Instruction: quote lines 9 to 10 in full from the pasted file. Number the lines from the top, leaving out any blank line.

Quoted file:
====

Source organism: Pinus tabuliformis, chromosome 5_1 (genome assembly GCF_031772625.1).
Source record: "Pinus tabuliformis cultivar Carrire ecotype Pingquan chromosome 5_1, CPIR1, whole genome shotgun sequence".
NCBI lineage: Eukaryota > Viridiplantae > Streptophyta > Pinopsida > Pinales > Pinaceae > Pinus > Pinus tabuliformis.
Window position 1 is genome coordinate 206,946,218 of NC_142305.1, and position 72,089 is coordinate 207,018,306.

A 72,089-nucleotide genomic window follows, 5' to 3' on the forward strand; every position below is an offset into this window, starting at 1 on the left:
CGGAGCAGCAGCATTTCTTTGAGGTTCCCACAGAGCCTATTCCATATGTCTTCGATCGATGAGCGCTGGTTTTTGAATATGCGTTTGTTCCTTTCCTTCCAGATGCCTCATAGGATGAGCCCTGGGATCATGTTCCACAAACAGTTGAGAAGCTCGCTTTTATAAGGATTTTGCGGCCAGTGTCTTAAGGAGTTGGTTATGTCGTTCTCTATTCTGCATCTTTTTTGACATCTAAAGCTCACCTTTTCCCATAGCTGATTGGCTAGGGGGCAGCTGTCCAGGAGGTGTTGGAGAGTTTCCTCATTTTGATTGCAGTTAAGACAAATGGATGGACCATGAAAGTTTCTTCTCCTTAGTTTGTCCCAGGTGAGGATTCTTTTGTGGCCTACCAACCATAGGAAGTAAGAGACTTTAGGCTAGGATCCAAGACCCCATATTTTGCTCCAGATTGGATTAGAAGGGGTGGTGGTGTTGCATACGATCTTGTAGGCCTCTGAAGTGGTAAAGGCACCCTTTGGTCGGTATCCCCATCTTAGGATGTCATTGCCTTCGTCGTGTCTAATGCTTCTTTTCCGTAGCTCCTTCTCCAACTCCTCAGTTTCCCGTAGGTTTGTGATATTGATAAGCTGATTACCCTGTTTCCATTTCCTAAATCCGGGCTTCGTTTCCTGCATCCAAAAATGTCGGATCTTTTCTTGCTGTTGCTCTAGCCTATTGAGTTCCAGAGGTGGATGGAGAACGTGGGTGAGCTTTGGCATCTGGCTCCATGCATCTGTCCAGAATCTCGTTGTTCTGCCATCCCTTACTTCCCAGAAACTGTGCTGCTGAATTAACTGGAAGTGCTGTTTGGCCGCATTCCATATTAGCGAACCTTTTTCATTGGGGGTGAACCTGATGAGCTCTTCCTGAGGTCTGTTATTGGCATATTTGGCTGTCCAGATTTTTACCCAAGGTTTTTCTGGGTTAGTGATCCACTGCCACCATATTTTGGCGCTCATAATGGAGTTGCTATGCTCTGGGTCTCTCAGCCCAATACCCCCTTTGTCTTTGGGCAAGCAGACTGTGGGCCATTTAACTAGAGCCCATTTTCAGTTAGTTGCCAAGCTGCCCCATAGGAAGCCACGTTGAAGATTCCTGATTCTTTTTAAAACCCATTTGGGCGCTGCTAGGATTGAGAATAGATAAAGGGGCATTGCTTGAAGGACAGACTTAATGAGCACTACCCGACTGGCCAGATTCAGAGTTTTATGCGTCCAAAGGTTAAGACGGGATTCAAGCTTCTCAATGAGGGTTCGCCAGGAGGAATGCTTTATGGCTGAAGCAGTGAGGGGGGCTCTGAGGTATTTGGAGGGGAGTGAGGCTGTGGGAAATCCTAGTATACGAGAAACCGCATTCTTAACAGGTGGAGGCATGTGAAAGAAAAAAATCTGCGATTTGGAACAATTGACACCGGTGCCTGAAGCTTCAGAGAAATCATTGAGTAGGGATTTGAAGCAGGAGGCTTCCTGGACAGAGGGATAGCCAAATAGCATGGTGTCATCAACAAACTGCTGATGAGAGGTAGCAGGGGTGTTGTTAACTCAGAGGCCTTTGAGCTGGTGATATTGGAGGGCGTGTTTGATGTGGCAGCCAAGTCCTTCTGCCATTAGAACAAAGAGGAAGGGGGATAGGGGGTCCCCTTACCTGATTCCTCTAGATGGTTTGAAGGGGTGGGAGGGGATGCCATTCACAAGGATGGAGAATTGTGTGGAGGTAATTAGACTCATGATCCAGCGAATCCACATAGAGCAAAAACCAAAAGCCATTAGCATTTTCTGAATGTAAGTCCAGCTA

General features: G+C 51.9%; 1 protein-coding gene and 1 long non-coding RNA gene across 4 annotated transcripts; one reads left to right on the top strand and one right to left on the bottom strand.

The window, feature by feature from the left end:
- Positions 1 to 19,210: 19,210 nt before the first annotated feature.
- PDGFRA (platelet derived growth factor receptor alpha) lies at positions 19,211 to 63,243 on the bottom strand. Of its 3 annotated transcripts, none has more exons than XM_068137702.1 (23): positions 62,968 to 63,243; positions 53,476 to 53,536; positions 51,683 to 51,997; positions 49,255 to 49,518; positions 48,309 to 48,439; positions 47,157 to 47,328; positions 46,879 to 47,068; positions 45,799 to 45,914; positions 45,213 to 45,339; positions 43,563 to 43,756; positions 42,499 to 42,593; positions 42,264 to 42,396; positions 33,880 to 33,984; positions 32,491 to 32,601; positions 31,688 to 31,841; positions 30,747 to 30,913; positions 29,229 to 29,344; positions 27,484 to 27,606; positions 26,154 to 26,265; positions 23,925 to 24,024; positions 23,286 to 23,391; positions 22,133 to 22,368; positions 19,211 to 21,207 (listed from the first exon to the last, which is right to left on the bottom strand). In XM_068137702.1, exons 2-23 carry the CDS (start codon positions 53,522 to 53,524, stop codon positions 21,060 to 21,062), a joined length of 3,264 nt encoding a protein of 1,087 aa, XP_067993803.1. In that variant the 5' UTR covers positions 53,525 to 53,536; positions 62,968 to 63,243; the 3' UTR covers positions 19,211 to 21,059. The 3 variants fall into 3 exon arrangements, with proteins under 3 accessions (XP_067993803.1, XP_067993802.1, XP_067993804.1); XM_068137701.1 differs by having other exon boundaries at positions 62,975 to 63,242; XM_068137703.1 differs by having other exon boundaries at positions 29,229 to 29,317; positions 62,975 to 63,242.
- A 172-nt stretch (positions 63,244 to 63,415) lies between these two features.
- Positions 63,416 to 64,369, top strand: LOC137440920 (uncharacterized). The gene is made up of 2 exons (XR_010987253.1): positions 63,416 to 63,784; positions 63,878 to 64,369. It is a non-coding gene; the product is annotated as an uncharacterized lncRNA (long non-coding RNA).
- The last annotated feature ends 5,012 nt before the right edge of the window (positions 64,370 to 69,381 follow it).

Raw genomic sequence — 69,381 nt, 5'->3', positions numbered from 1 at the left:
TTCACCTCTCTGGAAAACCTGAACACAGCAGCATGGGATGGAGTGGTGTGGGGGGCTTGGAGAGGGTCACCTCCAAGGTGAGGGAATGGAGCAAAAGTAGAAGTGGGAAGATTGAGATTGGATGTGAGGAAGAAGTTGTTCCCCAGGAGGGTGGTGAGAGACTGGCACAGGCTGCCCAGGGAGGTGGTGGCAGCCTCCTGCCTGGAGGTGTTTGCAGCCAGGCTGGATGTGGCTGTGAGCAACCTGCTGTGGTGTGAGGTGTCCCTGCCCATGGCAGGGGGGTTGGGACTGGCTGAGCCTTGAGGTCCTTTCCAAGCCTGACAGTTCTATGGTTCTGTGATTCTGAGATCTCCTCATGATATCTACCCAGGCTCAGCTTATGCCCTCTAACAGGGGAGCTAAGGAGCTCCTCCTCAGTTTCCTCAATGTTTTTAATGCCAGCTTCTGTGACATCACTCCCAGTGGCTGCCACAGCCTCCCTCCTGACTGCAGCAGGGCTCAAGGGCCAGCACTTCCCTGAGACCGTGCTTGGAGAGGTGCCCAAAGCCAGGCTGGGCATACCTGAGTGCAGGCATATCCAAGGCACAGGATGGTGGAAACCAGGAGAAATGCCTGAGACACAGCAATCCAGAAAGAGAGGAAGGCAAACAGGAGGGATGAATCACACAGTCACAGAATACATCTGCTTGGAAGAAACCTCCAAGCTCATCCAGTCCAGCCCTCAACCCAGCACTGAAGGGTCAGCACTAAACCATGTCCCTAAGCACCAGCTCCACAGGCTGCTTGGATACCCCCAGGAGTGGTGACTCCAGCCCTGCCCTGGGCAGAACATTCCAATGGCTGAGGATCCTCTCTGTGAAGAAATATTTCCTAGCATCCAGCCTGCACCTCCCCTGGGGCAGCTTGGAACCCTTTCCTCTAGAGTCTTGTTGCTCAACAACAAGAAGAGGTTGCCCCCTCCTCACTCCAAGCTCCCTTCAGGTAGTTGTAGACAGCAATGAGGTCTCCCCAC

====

- Positions 1 to 19,210: 19,210 nt before the first annotated feature.
- PDGFRA (platelet derived growth factor receptor alpha) lies at positions 19,211 to 63,243 on the bottom strand. Of its 3 annotated transcripts, none has more exons than XM_068137702.1 (23): positions 62,968 to 63,243; positions 53,476 to 53,536; positions 51,683 to 51,997; positions 49,255 to 49,518; positions 48,309 to 48,439; positions 47,157 to 47,328; positions 46,879 to 47,068; positions 45,799 to 45,914; positions 45,213 to 45,339; positions 43,563 to 43,756; positions 42,499 to 42,593; positions 42,264 to 42,396; positions 33,880 to 33,984; positions 32,491 to 32,601; positions 31,688 to 31,841; positions 30,747 to 30,913; positions 29,229 to 29,344; positions 27,484 to 27,606; positions 26,154 to 26,265; positions 23,925 to 24,024; positions 23,286 to 23,391; positions 22,133 to 22,368; positions 19,211 to 21,207 (listed from the first exon to the last, which is right to left on the bottom strand). In XM_068137702.1, exons 2-23 carry the CDS (start codon positions 53,522 to 53,524, stop codon positions 21,060 to 21,062), a joined length of 3,264 nt encoding a protein of 1,087 aa, XP_067993803.1. In that variant the 5' UTR covers positions 53,525 to 53,536; positions 62,968 to 63,243; the 3' UTR covers positions 19,211 to 21,059. The 3 variants fall into 3 exon arrangements, with proteins under 3 accessions (XP_067993803.1, XP_067993802.1, XP_067993804.1); XM_068137701.1 differs by having other exon boundaries at positions 62,975 to 63,242; XM_068137703.1 differs by having other exon boundaries at positions 29,229 to 29,317; positions 62,975 to 63,242.